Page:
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Menendez calls for tighter sanctions on Iran
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Menendez calls for tighter sanctions on Iran

Saying it was incumbent on the world to prevent Iran from becoming a nuclear power, Sen. Robert Menendez called on his colleagues to quickly enact a bipartisan bill that would place further sanctions on that country.

Speaking Oct. 29 during the 100th anniversary celebration of Freehold Jewish Center Congregation Agudath Achim, Menendez said he was one of 75 cosponsors of the Iran, North Korea, and Syria Sanctions Consolidation Act, S. 1048.

“Perhaps never in the 63-year history of the State of Israel has the threat from outside forces been so real, so dangerous, and yet so undefined and changeable as it is today,” said Menendez. “If we stand together for Israel, Israel cannot be isolated or delegitimized, and it will continue to thrive as a sovereign Jewish state.”

In introducing the Democratic senator, Rabbi Dr. Tal Sessler, an Israeli native, called Menendez “a great friend to the Jewish people, a great friend of the State of Israel, and a great American leader.”

In an impassioned speech, Menendez criticized efforts to delegitimize Israel by world leaders, in the media, and on college campuses and said the American-Israel alliance remains strong despite setbacks and missteps.

“In the delegitimizer’s world, anti-Israel fervor is somehow justified on the grounds of social justice,” said Menendez. The suffering of the “downtrodden” Palestinian people is often highlighted, while the pain of Israelis subjected to terrorist attacks is downplayed.

“We hear talk of the annihilation of Israel,” said Menendez. “We see maps that exclude the State of Israel. But such talk and such maps seem too often to get a pass. Israel gets vilified for defending itself — vilified for its very existence. Its history and the truth get ignored, and the media play along with the narrative.”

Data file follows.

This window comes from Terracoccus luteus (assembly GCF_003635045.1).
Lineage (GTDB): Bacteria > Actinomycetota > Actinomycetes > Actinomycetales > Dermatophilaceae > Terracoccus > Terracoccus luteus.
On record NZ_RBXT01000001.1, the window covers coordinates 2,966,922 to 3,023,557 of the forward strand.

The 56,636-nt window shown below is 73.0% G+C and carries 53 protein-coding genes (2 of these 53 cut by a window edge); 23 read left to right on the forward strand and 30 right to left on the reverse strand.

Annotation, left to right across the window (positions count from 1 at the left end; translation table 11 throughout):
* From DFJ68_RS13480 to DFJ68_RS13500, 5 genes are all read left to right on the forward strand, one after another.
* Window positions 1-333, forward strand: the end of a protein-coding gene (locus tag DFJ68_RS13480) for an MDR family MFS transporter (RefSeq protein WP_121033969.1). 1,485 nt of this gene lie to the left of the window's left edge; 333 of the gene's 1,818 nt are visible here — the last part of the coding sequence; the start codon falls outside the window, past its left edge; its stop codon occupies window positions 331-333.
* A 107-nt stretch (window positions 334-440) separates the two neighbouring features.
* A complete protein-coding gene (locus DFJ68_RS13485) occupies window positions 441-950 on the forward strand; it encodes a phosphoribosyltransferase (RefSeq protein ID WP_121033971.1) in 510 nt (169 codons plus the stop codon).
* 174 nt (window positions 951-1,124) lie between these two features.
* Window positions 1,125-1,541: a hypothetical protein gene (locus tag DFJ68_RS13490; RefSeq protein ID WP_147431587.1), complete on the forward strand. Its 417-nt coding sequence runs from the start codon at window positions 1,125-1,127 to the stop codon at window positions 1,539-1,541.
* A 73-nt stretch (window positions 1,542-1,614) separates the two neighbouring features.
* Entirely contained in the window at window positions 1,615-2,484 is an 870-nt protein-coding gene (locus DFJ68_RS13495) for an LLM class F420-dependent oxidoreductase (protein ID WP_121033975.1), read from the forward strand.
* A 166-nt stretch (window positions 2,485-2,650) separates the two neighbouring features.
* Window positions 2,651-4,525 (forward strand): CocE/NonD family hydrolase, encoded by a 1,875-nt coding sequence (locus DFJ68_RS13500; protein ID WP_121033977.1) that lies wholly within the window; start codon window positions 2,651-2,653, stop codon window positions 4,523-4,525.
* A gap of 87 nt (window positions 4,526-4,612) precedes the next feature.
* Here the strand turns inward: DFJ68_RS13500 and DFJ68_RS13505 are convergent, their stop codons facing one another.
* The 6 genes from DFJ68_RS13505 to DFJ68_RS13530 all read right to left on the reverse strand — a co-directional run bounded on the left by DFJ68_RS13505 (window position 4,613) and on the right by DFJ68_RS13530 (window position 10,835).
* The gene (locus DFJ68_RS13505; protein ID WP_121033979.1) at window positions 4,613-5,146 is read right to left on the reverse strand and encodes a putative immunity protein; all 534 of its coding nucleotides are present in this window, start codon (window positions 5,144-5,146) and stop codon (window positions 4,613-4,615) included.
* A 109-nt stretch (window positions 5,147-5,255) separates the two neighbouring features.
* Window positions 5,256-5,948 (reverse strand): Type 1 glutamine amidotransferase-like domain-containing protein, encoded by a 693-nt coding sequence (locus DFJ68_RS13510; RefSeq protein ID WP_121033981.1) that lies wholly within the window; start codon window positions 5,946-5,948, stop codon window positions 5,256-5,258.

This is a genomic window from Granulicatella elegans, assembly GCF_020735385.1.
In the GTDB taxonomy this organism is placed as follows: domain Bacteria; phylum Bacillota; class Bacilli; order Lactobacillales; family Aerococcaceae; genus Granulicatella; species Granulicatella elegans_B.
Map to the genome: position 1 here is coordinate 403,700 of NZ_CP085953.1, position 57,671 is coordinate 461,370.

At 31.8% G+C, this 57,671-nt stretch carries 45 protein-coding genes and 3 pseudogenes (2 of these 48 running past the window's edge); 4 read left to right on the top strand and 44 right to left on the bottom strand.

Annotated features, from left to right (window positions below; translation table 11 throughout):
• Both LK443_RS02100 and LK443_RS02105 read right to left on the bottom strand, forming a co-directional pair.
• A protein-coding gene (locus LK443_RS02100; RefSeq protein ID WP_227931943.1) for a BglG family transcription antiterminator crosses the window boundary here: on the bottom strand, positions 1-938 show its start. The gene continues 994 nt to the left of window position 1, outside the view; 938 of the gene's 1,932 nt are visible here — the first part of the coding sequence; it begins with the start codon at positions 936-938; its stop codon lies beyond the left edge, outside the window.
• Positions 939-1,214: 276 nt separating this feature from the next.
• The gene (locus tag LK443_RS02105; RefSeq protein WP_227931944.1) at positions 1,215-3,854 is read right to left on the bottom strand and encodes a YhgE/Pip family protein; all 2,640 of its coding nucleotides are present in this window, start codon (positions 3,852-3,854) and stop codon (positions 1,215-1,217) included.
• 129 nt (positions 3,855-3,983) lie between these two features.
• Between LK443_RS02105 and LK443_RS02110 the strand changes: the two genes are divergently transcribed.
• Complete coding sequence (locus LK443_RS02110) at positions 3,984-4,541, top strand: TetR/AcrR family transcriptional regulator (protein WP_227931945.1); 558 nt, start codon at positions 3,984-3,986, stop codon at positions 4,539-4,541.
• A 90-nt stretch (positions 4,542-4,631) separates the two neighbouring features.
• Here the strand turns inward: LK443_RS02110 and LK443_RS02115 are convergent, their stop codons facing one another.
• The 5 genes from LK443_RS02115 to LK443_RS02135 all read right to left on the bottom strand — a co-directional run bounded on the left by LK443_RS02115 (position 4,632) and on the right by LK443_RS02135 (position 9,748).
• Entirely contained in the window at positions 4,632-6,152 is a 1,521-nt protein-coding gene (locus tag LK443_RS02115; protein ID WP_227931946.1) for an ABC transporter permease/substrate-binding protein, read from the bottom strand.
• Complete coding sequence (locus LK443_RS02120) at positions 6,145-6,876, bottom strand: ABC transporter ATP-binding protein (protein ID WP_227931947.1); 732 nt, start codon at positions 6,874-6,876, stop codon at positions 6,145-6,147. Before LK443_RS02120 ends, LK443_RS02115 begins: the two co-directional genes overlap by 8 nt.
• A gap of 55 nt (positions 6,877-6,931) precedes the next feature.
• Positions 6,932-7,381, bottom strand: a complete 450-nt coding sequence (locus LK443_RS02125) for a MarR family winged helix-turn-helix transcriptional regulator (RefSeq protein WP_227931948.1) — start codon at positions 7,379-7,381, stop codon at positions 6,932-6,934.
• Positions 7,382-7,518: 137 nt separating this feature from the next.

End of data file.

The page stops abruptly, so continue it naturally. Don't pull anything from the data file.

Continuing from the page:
Menendez talked about his own support for Israel over a 20-year career as a congressman and senator.

He declared that despite some missteps, there is “no daylight between the United States and Israel” and the alliance between the two countries remains strong. “Let me be clear, the United States is not simply an ally of the Israeli people, it’s an ally of Israel’s democratic ideals,” said the senator. “It’s an ally of its history, of its aspirations for peace and prosperity, its can-do spirit, and amazing resilience in the face of threats from all sides.”

Menendez said his belief that American and Israeli interests were intertwined is so strong that after President Barack Obama’s Cairo speech in June 2009, he felt compelled to take to the Senate floor to remind colleagues that “while the Holocaust may be a defining moment in the history of the Jewish people, it is not the reason for Israel’s right to exist. That reason goes back millennia to Abraham laying Sarah’s remains to rest in the Holy Land.”

Menendez also criticized the Palestinians’ unilateral push for statehood. He said he contacted leaders throughout the Western hemisphere to coalesce opposition to Palestinian Authority President Mahmoud Abbas’s unilateral attempt — which the senator labeled “misguided”— to gain UN recognition while avoiding peace negotiations with Israel.

Such a resolution would “not help bring peace to the Palestinian people, it will not help restart peace negotiations with Israel, and it will not bring any political advantage to the Palestinian Authority.”

“The day after the resolution, should there be one, nothing will have changed, including America’s unwavering support for Israel during this period of political turbulence in the Middle East,” said Menendez, adding that the only lasting peace will come from negotiations.

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